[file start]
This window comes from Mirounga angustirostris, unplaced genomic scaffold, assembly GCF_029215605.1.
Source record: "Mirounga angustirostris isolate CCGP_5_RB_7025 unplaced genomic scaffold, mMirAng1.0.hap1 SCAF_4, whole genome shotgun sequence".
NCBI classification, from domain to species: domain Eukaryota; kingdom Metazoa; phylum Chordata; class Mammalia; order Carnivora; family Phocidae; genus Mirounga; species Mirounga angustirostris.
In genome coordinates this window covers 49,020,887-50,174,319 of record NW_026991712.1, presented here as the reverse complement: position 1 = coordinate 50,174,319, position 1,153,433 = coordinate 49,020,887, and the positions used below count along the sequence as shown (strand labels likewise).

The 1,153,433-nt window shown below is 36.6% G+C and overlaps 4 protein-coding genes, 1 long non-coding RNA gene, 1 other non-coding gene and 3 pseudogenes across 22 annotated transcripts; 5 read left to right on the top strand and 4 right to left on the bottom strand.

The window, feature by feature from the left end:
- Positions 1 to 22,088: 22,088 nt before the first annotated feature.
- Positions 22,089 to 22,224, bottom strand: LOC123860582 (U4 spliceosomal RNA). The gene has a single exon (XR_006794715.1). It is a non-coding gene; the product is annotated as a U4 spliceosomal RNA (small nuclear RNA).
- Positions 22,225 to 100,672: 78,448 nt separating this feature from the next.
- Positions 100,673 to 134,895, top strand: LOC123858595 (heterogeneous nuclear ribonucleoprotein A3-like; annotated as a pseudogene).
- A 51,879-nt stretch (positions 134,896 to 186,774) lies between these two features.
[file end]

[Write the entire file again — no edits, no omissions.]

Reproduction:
This window comes from Mirounga angustirostris, unplaced genomic scaffold, assembly GCF_029215605.1.
Source record: "Mirounga angustirostris isolate CCGP_5_RB_7025 unplaced genomic scaffold, mMirAng1.0.hap1 SCAF_4, whole genome shotgun sequence".
NCBI classification, from domain to species: domain Eukaryota; kingdom Metazoa; phylum Chordata; class Mammalia; order Carnivora; family Phocidae; genus Mirounga; species Mirounga angustirostris.
In genome coordinates this window covers 49,020,887-50,174,319 of record NW_026991712.1, presented here as the reverse complement: position 1 = coordinate 50,174,319, position 1,153,433 = coordinate 49,020,887, and the positions used below count along the sequence as shown (strand labels likewise).

The 1,153,433-nt window shown below is 36.6% G+C and overlaps 4 protein-coding genes, 1 long non-coding RNA gene, 1 other non-coding gene and 3 pseudogenes across 22 annotated transcripts; 5 read left to right on the top strand and 4 right to left on the bottom strand.

The window, feature by feature from the left end:
- Positions 1 to 22,088: 22,088 nt before the first annotated feature.
- Positions 22,089 to 22,224, bottom strand: LOC123860582 (U4 spliceosomal RNA). The gene has a single exon (XR_006794715.1). It is a non-coding gene; the product is annotated as a U4 spliceosomal RNA (small nuclear RNA).
- Positions 22,225 to 100,672: 78,448 nt separating this feature from the next.
- Positions 100,673 to 134,895, top strand: LOC123858595 (heterogeneous nuclear ribonucleoprotein A3-like; annotated as a pseudogene).
- A 51,879-nt stretch (positions 134,896 to 186,774) lies between these two features.